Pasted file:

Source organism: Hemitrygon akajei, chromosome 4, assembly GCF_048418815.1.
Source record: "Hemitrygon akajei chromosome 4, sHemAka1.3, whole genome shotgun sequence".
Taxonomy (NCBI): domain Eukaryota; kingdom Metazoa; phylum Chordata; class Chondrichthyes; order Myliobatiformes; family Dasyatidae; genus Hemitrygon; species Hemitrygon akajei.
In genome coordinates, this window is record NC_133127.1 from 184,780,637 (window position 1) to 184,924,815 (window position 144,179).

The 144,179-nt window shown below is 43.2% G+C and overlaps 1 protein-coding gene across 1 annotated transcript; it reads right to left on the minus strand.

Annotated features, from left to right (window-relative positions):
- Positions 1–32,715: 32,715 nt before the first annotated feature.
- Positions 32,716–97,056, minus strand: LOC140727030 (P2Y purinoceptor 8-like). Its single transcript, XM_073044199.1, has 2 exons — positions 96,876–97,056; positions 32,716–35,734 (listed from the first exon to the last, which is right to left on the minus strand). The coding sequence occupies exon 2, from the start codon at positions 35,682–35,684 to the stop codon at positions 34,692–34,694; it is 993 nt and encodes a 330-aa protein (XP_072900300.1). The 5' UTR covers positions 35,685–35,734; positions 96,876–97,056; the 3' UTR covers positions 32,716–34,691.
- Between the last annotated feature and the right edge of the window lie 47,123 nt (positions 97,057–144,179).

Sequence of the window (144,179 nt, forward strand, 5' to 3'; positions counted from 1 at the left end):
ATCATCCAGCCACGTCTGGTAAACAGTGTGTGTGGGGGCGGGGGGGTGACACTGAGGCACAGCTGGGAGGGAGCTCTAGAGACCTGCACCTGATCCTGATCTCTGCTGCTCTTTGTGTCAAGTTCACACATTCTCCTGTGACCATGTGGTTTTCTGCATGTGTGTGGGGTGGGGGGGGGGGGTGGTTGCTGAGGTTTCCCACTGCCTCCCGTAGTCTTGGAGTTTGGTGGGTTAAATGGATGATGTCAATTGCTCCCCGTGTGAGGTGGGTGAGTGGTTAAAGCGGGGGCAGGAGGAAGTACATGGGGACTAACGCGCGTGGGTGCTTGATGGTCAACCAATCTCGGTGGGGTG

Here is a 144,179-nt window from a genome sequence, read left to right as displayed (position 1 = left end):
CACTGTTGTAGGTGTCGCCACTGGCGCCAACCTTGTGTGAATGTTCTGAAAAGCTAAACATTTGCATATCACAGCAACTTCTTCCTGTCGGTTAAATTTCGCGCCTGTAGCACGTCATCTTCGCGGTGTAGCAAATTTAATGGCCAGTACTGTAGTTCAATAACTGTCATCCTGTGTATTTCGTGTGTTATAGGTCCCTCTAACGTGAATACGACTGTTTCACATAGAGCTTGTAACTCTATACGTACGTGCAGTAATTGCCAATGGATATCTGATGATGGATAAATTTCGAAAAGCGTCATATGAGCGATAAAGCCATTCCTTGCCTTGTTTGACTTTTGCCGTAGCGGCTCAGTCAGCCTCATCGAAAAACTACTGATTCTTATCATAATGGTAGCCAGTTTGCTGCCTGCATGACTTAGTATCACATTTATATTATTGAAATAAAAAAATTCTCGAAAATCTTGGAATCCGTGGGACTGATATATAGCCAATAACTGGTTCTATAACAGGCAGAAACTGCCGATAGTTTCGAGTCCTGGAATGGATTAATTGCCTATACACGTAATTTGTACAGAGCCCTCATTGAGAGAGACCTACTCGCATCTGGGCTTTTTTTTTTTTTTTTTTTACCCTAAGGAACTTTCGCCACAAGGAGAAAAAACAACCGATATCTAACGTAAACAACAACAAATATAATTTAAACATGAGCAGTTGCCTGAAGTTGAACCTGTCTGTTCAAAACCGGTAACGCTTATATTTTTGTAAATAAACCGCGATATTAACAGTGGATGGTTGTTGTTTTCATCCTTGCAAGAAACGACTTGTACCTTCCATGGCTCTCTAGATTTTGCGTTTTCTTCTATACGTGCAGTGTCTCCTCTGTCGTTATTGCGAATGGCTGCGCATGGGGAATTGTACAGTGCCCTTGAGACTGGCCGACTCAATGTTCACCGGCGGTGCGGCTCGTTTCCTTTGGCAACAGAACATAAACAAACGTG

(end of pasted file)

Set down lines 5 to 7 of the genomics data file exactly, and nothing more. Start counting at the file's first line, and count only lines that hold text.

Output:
The 144,179-nt window shown below is 43.2% G+C and overlaps 1 protein-coding gene across 1 annotated transcript; it reads right to left on the minus strand.

Annotated features, from left to right (window-relative positions):
- Positions 1–32,715: 32,715 nt before the first annotated feature.